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Discussion Starter · #1 · (Edited)
EDIT: Some more research (finding the right words to Google) shows that this is not uncommon wear due to the sprocket being harder than the shaft - I guess the lesson is, don't use steel sprockets.
The teeth that the sprocket fits over on my 2007 scrambler appear to be machined such that the teeth under the sprocket itself are much narrower than the other teeth. It's difficult to describe - the pictures show the shaft itself, the sprocket sticking out slightly so it fits properly over the teeth, and how far off the sprocket can sit when pushed fully on the shaft.

What's going on here? Is this how it's supposed to look? I've changed the front sprocket several times and never noticed it in the past, although that doesn't necessarily mean it didn't look like that, just that I never noticed. There's only been a couple hundred miles put on since the last sprocket change - could the sprocket somehow have worn down the shaft teeth due to improper installation? Am I missing a spacer between the shaft itself and the sprocket?


20210609_184516.jpg 20210609_184555.jpg 20210609_184605.jpg
 

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That's not good. The sprocket has been a poor fit and/or loose and has been chattering backwards and forwards under acceleration and overrun. I also suspect the hardening of the splines has failed because the external splines on the shaft should be harder than the internal splines of the sprocket, i.e. easier to replace the sprocket than the shaft which requires a full stripdown.
 

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Another thing to check is the rear hub cushion rubbers. My guess is that they've hardened over the years and are no longer protecting the drive train.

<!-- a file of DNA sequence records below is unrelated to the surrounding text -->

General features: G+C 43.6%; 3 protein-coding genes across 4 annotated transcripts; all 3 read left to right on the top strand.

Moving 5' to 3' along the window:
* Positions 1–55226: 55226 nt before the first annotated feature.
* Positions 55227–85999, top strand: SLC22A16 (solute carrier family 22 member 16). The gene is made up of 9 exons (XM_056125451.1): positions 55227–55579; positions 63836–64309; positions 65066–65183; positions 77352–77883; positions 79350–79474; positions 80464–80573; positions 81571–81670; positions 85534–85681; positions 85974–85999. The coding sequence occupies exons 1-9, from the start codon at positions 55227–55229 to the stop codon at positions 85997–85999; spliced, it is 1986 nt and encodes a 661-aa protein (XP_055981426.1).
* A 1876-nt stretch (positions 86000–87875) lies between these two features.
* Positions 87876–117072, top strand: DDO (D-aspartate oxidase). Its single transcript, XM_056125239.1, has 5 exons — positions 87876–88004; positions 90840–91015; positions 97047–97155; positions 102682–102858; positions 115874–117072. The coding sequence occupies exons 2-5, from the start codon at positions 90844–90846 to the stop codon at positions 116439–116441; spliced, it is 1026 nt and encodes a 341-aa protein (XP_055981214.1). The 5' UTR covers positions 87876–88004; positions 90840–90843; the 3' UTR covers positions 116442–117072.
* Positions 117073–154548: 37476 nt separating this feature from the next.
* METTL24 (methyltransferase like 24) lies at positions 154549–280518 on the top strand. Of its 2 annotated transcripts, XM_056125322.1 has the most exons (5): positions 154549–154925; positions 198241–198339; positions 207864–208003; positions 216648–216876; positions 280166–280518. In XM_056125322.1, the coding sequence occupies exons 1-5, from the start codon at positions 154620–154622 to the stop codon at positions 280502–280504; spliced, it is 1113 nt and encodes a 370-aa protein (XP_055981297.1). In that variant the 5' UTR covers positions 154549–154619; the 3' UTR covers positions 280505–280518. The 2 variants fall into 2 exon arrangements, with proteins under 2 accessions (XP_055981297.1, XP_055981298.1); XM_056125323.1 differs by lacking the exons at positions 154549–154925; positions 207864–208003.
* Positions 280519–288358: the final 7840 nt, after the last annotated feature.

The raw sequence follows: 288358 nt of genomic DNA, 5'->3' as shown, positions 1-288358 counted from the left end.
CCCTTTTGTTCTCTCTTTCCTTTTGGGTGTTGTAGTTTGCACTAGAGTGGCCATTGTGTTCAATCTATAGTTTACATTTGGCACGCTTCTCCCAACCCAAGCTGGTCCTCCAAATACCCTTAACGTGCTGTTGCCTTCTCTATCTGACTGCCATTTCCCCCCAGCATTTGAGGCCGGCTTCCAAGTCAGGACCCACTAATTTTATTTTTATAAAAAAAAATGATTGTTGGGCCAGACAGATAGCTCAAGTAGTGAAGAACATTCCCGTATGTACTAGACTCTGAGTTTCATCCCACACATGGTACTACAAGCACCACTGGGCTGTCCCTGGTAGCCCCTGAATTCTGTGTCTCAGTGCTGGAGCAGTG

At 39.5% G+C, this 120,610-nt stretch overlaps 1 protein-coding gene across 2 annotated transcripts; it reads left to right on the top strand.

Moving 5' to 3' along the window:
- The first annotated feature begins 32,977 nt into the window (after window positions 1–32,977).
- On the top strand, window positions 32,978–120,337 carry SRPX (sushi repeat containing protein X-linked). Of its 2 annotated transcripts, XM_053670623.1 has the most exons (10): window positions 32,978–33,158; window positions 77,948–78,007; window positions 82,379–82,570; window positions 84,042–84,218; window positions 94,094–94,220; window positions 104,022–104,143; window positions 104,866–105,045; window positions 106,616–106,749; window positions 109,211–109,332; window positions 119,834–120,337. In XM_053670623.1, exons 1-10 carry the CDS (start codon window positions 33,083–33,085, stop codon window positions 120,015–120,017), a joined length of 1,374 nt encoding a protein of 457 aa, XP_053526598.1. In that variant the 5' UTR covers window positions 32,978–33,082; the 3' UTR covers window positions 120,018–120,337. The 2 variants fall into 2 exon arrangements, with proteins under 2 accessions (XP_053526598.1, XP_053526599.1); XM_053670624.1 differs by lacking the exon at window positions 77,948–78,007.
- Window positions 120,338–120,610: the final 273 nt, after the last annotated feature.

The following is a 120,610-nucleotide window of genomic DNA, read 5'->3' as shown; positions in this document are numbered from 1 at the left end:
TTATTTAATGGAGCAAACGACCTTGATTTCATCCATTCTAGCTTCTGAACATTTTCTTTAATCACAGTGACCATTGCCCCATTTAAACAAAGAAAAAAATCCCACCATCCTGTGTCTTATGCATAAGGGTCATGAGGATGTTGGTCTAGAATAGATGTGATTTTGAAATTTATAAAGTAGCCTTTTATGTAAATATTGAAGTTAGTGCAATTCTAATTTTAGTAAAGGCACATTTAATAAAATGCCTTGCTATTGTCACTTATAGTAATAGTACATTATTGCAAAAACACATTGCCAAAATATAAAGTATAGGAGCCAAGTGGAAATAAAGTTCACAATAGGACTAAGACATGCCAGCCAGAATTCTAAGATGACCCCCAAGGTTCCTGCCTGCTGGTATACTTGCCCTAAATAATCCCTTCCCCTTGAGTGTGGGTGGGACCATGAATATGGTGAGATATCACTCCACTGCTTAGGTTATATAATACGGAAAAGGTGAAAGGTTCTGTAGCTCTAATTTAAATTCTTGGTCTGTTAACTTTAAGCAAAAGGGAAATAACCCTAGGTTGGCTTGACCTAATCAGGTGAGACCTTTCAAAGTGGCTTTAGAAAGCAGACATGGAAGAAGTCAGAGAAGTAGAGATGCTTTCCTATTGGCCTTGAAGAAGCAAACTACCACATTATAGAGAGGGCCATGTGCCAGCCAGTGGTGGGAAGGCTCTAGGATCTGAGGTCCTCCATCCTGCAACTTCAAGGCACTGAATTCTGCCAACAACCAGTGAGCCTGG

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the spline on your sprocket shaft is worn out and will need replacing. part #T1180901. if not, the remaining metal in the spline that engages the sprocket is going to shear and you'll lose power to the sprocket. there are no spacers missing

male and female splines have clearance of a few microns, (there's an engineering standard that gives a spec.) otherwise you would not be able to fit the sprocket, and if the large nut that clamps the sprocket is not tight enough chattering will occur between the two components during acceleration and deceleration. in other words, the sprocket is chattering back and forwards a few microns many times per second if the sprocket nut is not tight enough to clamp it up.
made even worse if the chain is too slack or the cush drive is as Dr. Shifty suggests. the constant chattering will wear the splines not matter how hard they are.

I'm guessing that the large nut has been loose and the only thing stopping it from unscrewing was the tab washer .
when I first replaced the sprocket on my bike the large nut was loose and some wear was on the countershaft spline, that's why I have subsequently made sure it is tight so no chattering wear can occur.

are you the original owner? maybe the original sprocket was loose like mine and most of the wear occurred then and it has been since held in place by a properly tightened nut that is clamping it. torque spec for the nut is 132Nm about 98 foot pound.
 

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Discussion Starter · #5 ·